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Suzuki Celerio most affordable new car to buy, own and operate
By Suzuki • 26/07/2015
The Suzuki Celerio five-door hatchback is the most affordable new car to own and run in Australia, according to latest research by motoring organisations across the Tasman.
Launched in New Zealand and Australia earlier this year, the new model has emerged another winner from Suzuki when it comes to thrifty running costs.
The Celerio has been labelled Australia’s cheapest car to operate following the recent study by motoring clubs, including Victoria’s RACV and Queensland’s RACQ, the equivalent of the New Zealand Automobile Association.
It was less expensive to run than all other small cars in a survey that included depreciation, fuel, tyre replacement, servicing and insurance. Costs were based on averaging 15,000 kilometres a year and the purchase price with five years of depreciation.
This latest accolade, in which 111 new model cars were assessed, is a further triumph for Suzuki which has been outright winner of the award for four successive years. The Celerio’s predecessor, the Suzuki Alto, was the cheapest car to run in Australia in 2012, 2013 and 2014.
“Despite being larger and roomier than the Alto, the Celerio is lighter and even more fuel efficient,” said Gary Collins, general manager of motor vehicle marketing for Suzuki New Zealand. “In addition to excellent fuel economy, the Celerio’s impressive environmental credentials also include good dynamics and low CO2 exhaust emissions.”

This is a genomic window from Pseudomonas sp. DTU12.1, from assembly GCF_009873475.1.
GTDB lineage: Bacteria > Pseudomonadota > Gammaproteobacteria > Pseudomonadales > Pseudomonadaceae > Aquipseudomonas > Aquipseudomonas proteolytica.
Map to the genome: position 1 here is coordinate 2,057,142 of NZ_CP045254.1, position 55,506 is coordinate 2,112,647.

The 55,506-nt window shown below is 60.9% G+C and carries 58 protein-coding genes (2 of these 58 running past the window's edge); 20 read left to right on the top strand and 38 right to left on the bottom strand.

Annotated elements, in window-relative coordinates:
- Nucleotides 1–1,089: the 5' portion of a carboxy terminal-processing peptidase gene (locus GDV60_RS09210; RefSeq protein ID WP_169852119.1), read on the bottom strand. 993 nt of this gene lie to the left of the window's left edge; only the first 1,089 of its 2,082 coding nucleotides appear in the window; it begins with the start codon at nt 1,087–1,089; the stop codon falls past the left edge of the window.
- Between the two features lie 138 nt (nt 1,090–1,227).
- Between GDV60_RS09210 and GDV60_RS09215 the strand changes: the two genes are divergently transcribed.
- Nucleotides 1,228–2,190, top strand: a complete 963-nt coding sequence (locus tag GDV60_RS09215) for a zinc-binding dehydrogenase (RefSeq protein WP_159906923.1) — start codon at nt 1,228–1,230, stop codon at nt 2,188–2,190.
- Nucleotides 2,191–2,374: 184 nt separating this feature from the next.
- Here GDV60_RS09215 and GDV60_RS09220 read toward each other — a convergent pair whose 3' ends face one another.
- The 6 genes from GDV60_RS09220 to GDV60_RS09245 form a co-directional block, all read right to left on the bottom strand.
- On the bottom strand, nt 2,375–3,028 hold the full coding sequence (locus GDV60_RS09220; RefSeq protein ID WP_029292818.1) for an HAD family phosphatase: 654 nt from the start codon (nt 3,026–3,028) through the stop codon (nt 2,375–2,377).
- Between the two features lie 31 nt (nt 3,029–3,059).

“Remarkably, the Australian survey showed the Celerio cost less than one quarter of what people paid to keep a large four-wheel-drive vehicle on the road,” he said.
For all expenses including depreciation, the survey placed the Celerio less expensive to run than the Mitsubishi Mirage, Holden Barina Spark, Nissan Micra and Fiat 500.
Powered by a lightweight, aluminium, three cylinder 50 kW engine, the Celerio achieves 4.7 litres/100 kilometres (60.1 miles per gallon) in the official factory combined test in town and open road driving, and 3.7 litres/100 km (76.3 mpg) in the extra-urban open road test.
This figure was even bettered in a rural highway evaluation over North Island roads earlier this year.
Suzuki also won the larger light-car class in which the popular Swift GL automatic was found to have lower running costs than rivals from Honda and Ford.
The RACQ said motorists should consider the hidden costs of depreciation, registration and servicing before making a decision on a new car. Depreciation and fuel were the highest costs and vehicle downsizing was seen as the best option for motorists wanting to save money.
Rising specification levels mean owners do not need to go without when choosing small. Standard equipment on the Celerio includes alloy wheels, air conditioning, electric windows front and rear, Bluetooth and hands-free phone connectivity and height adjustment for the driver’s seat.
In spite of leading the way in low running expenses, the Celerio is still the biggest car in the micro car class, and is sharply priced from $15,990 plus on road costs.